Did you know? The Southampton starting line-up featured a 16-year old Theo Walcott. It also included former Chelsea midfielder Dennis Wise who went on to manage the Whites less than two years later.
4. Carlisle United 0-2 Leeds United, Brunton Park, 15th May 2008.
The 2007/08 season will live long in the memories of Leeds United fans for a number of reasons. The Whites had faced an uphill battle all year having being handed a 15-point deduction before a ball had even been kicked. But under the guidance of Dennis Wise and Gus Poyet they continued to defy the odds and it looked as if an instant return to the Championship was on the cards. Despite the dip in form that followed the duo’s departure and the appointment of Gary McCallister midway through the season, United still managed to clinch a top-six finish. After a disappointing performance in the play-off semi-final first leg, a late Dougie Freedman strike to make it 2-1 had given Leeds a glimmer of hope for when they travelled to Carlisle for the return game less than a week later. Leeds had the best away record in the division and they knew that winning the game by any more than one goal would send them to Wembley. From kick-off the Whites looked focused on the task at hand and they got off to the perfect start when local lad Jonny Howson fired them in front inside the opening ten minutes. What followed was a nervy eighty or so minutes, with both sides playing it cautious, not wanting to over commit and find themselves caught out on the break. The game looked destined for extra-time, something the Leeds fans would have jumped at before the game, but with just seconds left on the clock and United on the attack, Freedman laid the ball off to Howson. The 19-year old was striding forward with intent and he calmly swept the ball into the bottom corner past the impressive Keiren Westwood in the Carlisle net, sending Leeds to the play-off final. The home crowd was stunned into silence and the Leeds fans couldn’t quite believe it either. From being 2-0 down at one point in the tie, they were heading to Wembley, thanks to two goals from one of their own.
Did you know? Prior to the game, Carlisle had won 17 of their 23 home games that season. A record only matched by Premier League champions Manchester United.
3. Reaching zero: Leeds United 2-0 Hartlepool United, Elland Road, 8th September 2007.
The sight of the Leeds squad engaging in a post-match huddle was becoming a trademark of the start of the 2007/08 season, but the one which followed the 2-0 win at home to Hartlepool was the most poignant of the lot. From the opening day victory at Tranmere, the 15-point deduction seemed to invigorate Leeds when it seemed like everything was against them. Having won their opening four games of the season, Dennis Wise’s side had the opportunity to reach zero points after just five games, when they faced Hartlepool at Elland Road. The game itself wasn’t a particularly memorable one, with goals from Tresor Kandol and Jermaine Beckford sealing a 2-0 win, but there was no doubting the magnitude of the occasion. The players celebrated on the pitch like they had just won promotion and in the stands it felt like a victory over the rest of the Football League, those who had voted to impose the 15-point deduction, after all, it was the fans who were made to suffer. Leeds were on the March though, and a thirteen game unbeaten run saw them climb the table at a rapid pace, putting themselves amongst the promotion contenders and flirting with the top two. The result against Hartlepool wasn’t one of the most important in the Whites’ recent history, in fact a lot of Leeds fans would probably struggle to recall the opponents that day, but the significance of it is not to be underestimated. This was a special moment for Leeds United and a marker in their history that showed that this club would never die.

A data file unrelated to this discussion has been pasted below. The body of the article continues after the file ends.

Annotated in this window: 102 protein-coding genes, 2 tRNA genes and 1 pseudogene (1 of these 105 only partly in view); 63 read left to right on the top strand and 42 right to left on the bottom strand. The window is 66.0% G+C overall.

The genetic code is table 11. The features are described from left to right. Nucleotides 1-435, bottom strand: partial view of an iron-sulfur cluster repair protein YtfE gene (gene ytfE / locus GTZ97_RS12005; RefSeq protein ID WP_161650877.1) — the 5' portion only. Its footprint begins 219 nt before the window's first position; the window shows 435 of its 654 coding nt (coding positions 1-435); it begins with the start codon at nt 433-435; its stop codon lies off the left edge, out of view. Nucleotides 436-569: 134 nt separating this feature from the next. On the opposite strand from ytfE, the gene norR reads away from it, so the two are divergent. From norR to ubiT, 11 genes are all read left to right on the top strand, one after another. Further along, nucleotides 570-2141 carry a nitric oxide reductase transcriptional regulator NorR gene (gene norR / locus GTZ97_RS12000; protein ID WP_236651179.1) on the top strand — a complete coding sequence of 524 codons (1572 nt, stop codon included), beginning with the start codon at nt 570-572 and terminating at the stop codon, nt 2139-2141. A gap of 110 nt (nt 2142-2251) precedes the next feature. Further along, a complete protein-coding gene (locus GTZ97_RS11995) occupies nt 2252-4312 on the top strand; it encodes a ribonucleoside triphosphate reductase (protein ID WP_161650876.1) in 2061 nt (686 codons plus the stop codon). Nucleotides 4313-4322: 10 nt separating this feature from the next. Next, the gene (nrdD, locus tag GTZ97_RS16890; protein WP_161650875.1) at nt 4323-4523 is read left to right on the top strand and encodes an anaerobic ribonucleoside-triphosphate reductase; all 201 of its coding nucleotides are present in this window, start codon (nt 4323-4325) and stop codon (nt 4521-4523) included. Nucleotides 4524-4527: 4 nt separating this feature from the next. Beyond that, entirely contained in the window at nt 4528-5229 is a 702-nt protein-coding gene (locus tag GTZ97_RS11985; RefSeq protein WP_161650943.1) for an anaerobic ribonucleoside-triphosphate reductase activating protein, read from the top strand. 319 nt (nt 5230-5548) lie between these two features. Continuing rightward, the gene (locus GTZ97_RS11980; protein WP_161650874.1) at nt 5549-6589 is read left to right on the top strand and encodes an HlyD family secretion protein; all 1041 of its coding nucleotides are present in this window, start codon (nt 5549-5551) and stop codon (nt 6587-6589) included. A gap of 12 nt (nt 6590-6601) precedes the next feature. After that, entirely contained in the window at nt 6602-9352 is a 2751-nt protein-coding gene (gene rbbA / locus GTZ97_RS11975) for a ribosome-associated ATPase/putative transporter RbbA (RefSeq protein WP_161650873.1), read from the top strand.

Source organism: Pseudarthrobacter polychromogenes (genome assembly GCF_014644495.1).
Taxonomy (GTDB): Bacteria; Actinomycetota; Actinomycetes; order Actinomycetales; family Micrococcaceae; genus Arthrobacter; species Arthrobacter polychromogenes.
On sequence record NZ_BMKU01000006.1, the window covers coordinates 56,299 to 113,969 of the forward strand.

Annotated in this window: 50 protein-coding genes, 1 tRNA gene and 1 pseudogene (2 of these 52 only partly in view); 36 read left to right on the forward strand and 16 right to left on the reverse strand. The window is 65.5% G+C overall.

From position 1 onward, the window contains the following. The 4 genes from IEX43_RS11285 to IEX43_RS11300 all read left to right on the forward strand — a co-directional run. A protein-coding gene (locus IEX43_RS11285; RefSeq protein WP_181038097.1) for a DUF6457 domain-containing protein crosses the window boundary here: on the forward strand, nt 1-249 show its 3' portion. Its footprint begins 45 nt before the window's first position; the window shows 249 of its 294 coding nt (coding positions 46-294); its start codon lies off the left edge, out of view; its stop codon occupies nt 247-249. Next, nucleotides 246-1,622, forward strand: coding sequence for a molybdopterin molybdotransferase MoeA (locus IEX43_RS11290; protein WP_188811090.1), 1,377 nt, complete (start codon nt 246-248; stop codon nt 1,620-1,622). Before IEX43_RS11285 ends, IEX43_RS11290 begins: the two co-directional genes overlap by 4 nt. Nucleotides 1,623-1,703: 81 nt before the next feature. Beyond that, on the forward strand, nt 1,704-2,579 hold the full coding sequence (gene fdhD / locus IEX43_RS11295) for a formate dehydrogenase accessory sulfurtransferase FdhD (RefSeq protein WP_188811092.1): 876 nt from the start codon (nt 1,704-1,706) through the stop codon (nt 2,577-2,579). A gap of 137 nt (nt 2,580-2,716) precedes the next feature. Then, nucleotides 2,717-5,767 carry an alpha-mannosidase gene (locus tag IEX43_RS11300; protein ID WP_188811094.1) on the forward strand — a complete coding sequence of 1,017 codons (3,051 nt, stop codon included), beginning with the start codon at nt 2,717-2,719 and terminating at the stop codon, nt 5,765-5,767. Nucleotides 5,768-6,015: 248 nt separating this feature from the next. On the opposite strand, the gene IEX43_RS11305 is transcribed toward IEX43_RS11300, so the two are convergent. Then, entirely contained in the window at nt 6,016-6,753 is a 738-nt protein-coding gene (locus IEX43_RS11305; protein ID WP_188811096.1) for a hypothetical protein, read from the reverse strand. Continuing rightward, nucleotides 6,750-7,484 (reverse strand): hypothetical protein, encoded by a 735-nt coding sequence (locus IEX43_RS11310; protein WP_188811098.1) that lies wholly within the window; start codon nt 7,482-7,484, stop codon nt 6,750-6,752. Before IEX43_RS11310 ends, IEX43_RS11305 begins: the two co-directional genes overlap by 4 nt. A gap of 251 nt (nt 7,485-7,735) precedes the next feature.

Did you know? The fifth straight win meant it was Leeds’ best league start since 1973.
2. Manchester United 0-1 Leeds United, Old Trafford, 3rd January 2010.
The rivalry between Leeds United and Manchester United needs no introduction. After a humiliating televised 1-1 draw away to Kettering in the previous round, the winner of the Elland Road replay would travel to Old Trafford to face the English champions, Manchester United. Leeds needed extra-time to see off their non-league opponents, but a date had been set, January 3rd, for their first meeting in six years against their old rivals. With League One promotion on the cards, Leeds were flying and full of confidence, but so were Sir Alex Ferguson’s side in the Premier League and the Leeds fans feared they could be in for an afternoon of embarrassment in a game where such pride is at stake. After a few nervy exchanges in the opening stages of the game, those fears were laid to rest for the time being when Jermaine Beckford raced onto the end of a Jonny Howson long ball to put Leeds ahead in front of the Stretford End, much to the delight of the 9,000 travelling fans. In the second half it required the goalkeeping heroics of Casper Ankergren, as well as a goal line clearance from Jason Crowe to keep the Whites in front, but Leeds held their own and they had a number of chances to double their lead. Beckford almost added his second and Robert Snodgrass struck the bar with a free-kick as Simon Grayson’s side earned a historic win. There was no questioning that Leeds were the better team over the 90 minutes, with the likes of Beckford and Howson both putting in performances which put them in good stead for their future Premier League moves. Over three years on, Leeds fans still sing about the result today and rightly so. A League One team going to the Champions of England and getting a win is one thing, but when it’s against your bitterest rivals, it feels so much sweeter.